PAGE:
Preparing for and responding to cyber-attacks in the games industry

Written on 16 Feb 2021

Like a number of other data-driven sectors, the games industry has recently seen a string of high profile cyber-attacks that has placed it on high alert. As workforces continue to work from home, games companies need to reconsider the way they prepare for and respond to cyber crises.
This article provides a brief overview of some of the cyber risks faced by games companies; how they can mitigate these risks; and what to do when the attackers strike.

Why are video game companies a target?

It is hardly surprising that the games sector has been the target of cyber-attackers, especially since the pandemic has driven the industry to work in a more distributed way. Intellectual property in games and software, gamers' personal data and tightly-scheduled releases are at the heart of everything video game companies do.

Whilst cyberespionage and data theft have historically been the focus of many attacks in this sector, we have seen recently an increase in financially motivated attacks through ransomware. For example, CD Projekt Red, a leading Polish video games developer and publisher responsible for the infamous Witcher series as well as Cyberpunk 2077, has recently announced that it suffered a ransomware attack, which led to the source code for numerous video games titles being copied and allegedly sold on the black market. This is just one of numerous recent incidents.

Criminals are likely to target games companies because they know that if they can encrypt the company's systems and steal valuable data, they can get to the heart of the business and pressure it into paying the ransom.

As ever, the criminals are often one step ahead of their victims and are using increasingly sophisticated methods to get around ever-improving cyber defences, so businesses need to keep stepping up their game in order to ensure they do not leave themselves vulnerable.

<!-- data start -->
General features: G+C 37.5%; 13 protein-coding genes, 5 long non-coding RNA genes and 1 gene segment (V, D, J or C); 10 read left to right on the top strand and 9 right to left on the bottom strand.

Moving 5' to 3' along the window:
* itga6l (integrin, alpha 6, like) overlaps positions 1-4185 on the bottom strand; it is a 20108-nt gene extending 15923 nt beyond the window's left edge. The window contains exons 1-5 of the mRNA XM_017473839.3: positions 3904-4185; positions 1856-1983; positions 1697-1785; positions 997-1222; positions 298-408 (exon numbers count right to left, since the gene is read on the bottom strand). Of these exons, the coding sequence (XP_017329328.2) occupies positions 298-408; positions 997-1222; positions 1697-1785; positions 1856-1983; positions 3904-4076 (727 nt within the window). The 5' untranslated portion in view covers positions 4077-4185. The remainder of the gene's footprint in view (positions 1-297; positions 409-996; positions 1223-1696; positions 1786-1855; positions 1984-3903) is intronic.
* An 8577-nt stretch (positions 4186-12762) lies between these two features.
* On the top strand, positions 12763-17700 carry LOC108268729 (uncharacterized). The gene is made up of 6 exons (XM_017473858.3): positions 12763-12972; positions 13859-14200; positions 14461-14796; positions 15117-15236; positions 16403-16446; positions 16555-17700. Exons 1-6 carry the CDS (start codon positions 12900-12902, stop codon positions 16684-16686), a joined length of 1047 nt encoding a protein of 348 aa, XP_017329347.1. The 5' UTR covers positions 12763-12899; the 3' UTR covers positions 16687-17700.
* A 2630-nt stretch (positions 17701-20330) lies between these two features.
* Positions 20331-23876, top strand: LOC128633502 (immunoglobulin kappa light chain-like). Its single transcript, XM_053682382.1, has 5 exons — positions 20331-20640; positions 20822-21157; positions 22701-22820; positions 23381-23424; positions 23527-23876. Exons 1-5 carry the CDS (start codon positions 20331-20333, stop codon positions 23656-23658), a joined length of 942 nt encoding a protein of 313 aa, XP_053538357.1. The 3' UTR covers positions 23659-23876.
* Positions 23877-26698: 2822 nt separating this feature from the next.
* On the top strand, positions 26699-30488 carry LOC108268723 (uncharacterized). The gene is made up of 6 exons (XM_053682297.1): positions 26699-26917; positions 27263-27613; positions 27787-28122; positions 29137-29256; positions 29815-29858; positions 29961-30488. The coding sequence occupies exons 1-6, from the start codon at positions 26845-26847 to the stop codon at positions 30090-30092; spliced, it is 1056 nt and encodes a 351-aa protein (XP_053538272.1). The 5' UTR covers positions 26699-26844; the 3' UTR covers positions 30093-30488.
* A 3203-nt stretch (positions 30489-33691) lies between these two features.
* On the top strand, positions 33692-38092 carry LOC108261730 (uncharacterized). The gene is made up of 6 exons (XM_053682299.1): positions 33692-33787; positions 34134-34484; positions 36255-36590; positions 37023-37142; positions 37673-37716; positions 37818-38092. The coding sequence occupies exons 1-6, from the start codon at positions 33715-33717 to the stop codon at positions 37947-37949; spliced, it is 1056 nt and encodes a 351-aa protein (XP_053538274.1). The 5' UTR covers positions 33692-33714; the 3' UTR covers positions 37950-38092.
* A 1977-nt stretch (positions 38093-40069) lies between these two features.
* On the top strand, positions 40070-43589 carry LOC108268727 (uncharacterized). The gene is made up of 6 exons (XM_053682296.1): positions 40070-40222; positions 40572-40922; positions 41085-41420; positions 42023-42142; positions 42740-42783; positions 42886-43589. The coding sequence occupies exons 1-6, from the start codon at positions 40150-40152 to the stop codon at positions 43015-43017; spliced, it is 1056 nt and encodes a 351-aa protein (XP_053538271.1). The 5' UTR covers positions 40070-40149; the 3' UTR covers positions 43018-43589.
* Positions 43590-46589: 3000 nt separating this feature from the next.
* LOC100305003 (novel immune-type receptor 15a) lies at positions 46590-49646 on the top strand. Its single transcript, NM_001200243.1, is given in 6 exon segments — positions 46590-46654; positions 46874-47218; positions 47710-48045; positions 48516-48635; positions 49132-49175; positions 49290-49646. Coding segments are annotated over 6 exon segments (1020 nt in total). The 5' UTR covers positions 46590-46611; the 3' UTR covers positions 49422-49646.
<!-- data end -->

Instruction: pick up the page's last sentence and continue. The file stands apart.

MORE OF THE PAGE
How can you mitigate these risks?

The starting point is that cybersecurity is a team game. Companies are only as good as their weakest link and so it is not good enough having state of the art cyber defences if, for example, temporary IT staff are not trained properly on password protocols. A culture of security needs to be embedded throughout the business, from the board, the IT team, through to front-line sales. Compliance programmes need to be brought to life: story-telling, real life training, and testing can be far more effective than e-learning, emails and policies – although a strong compliance function will usually include a mixture of different measures.

A key principle of the GDPR is that data controllers must have in place ''appropriate technical and organisational measures'' to protect personal data. Many companies focus on the technical aspects and overlook the organisational aspects of this – for example training, incident response, employee exit procedures, and password control protocols. Often the policies and paper tell a good story, but they are not followed in practice. Even the most sophisticated of companies can be exposed by a simple mistake from one person who took their eyes off the ball by not applying the same level of controls to a testing environment as to the live system.

As many games businesses are working remotely, there is also an increased focus on technical aspects of remote-working, particularly on systems that can detect unusual activity from unrecognised IP addresses.

Another technical area to focus on is encryption. Games companies are likely to hold usernames, passwords and possibly payment card details for their customers, which can be of great value to cyber criminals. This is all data that should be segregated from other data and encrypted.

Multi-factor authentication is another hot topic for data regulators, particularly in relation to remote working portals. A failure to employ MFA will be pounced upon by data regulators, even if there is no evidence that it would have prevented the attack in question.

But all of these points of detail need to sit within an overall cyber framework, set and overseen by the board. Without top-down buy-in and engagement from the board, the technical and organisational systems sat beneath will only go so far to protect a business. A board-level crisis simulation exercise can often be a great way of achieving this buy-in and alerting the board to areas where systems, processes, and talent may need to be improved.

How to react to an attack

The cyber services industry is now well-rehearsed in responding to cyber-attacks of many different varieties. But every incident is different and the response relies on the company having good decision-makers and the right environment in which to make those decisions.